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Q: I’m the principal of an elementary school. Last August, when we still didn’t have a 3rd-grade teacher, it was slim pickings. Still, I felt pretty good about the person I hired. I thought I got lucky. He was relatively inexperienced, but he was energetic and had a glowing recommendation from his last employer. He had taught 3rd grade in another district that uses different reading, writing, and math programs, so I knew we’d have to get him up to speed. Very quickly, it became clear that he wasn’t a quick study. I’d sent him for summer training, but it wasn’t enough. In fairness, our district doesn’t do much when it comes to training.  

He’s hard working and good with students, but he’s been overwhelmed and stressed all year. Our staff development teacher has worked with him, and I’ve observed him and given consistent feedback. In all honesty, I think he has a learning issue. I was a special education teacher earlier in my career, and he seems to struggle with processing information. He really tries and cares, and I feel terrible because I also feel like this is my fault. I hired him knowing he had a steep learning curve that would be tough for anyone, let alone an inexperienced teacher. Would it be ethical to let him go? There’s nothing legal stopping me. He’s a probationary teacher. I could still let him go at the end of next year without having to show cause, but if I keep him in the classroom I’d like an action plan. A repeat of this year isn’t going to cut it. Parents of our rising third graders are already concerned and raising questions.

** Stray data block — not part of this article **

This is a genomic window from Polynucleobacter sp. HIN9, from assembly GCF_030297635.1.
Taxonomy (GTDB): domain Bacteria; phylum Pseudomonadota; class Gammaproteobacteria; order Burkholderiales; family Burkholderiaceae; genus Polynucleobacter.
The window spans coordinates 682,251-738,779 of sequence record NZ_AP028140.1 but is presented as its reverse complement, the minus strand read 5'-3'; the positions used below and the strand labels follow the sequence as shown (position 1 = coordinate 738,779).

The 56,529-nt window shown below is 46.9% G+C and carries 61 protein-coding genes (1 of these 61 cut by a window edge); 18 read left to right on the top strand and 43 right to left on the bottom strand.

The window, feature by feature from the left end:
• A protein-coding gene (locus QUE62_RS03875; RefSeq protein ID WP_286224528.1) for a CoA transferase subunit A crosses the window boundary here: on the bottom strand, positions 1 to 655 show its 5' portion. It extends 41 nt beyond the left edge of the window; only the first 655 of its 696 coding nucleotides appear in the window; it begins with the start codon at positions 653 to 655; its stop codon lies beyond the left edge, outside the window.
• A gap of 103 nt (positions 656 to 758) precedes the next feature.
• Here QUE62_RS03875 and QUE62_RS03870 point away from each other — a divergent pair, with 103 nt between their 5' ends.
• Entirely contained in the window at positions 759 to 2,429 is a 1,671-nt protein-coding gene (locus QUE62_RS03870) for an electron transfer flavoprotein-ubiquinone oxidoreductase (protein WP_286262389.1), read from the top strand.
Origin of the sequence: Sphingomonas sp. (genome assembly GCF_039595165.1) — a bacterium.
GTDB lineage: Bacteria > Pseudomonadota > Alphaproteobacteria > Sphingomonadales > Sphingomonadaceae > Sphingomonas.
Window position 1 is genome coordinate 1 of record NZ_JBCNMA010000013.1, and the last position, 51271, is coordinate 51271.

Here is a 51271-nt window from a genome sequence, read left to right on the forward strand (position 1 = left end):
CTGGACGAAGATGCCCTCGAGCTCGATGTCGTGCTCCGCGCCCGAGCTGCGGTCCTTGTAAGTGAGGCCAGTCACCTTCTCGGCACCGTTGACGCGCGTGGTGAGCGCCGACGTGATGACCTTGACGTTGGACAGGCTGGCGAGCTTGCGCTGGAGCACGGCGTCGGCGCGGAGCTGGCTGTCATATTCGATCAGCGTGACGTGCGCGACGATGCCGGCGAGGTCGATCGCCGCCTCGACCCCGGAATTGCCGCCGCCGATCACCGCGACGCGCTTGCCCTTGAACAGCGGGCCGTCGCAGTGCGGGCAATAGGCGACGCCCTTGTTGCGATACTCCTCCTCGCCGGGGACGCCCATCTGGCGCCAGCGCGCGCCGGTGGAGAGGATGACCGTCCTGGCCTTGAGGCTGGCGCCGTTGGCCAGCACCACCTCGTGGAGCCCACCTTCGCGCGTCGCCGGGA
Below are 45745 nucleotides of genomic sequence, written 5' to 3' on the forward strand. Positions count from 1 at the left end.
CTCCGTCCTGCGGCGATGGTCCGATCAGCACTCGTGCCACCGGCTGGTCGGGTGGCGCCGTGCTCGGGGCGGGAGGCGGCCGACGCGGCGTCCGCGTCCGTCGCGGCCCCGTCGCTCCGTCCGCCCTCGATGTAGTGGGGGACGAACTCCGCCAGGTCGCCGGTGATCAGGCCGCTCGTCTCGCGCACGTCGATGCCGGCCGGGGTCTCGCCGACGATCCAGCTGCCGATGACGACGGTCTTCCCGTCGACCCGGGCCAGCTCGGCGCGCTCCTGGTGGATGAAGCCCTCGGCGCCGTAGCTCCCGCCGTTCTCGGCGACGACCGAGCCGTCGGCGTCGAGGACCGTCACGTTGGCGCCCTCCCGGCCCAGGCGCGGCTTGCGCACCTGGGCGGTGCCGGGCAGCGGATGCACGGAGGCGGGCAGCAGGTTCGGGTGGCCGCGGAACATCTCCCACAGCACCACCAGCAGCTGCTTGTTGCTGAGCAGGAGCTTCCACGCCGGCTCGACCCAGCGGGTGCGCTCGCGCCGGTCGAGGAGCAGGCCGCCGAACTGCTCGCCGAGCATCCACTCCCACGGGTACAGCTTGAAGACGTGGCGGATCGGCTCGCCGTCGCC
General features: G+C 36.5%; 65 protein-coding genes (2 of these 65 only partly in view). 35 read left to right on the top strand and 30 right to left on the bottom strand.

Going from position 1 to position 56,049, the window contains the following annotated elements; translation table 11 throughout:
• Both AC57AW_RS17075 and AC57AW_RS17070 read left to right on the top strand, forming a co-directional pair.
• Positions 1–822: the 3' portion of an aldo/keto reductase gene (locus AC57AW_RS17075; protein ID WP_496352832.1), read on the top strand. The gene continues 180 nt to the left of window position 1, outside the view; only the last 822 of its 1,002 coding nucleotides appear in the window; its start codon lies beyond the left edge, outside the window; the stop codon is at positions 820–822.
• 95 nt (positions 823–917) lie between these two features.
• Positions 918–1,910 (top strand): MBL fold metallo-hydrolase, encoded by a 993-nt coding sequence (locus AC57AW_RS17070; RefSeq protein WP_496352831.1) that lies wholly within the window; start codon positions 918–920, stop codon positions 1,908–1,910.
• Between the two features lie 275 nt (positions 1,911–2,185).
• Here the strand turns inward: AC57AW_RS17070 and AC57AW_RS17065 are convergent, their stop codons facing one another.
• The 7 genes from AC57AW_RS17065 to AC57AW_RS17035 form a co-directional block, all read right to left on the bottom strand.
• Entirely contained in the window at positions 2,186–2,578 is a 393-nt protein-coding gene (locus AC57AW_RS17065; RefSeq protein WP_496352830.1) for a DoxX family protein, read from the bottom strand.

A:  I understand your conflicted feelings. You hired this teacher knowing he wasn’t an ideal candidate. You overcame your reservations by focusing on the positives — his energy and his positive reference. Given the limited training, it’s perhaps not surprising that he’s struggled to adapt to the reading, writing, and math programs you use. This situation would be a lot easier if there was a moral issue involved, such as leaving kids unattended or spending class time surfing the Internet. Instead, you have a subpar teacher who works hard and really cares.  

For me, the main question is whether you think you can get him up to speed before the start of the next school year. Would an intensive summer program focusing entirely on the curriculum get the job done? You’ve lost one year already. Presumably, the students in his 3rd-grade classroom will be showing up to 4th grade unprepared. Your 4th-grade teachers are probably aware and anxious. Those teachers will need to make up lost ground before their students enter 5th grade, or the 5th-grade teachers will be affected, too. Your teachers might accept the situation temporarily, but if it continues you’ll create a morale problem and may start losing staff. Strong professionals want to be surrounded by other strong professionals.  

Similarly, you have an obligation to the students. They need to be able to meet benchmarks, and you can’t knowingly keep an underperforming teacher in the classroom. Parents also have made legitimate complaints. That said, there are plenty of instances where a struggling teacher has managed to turn things around with the right supports.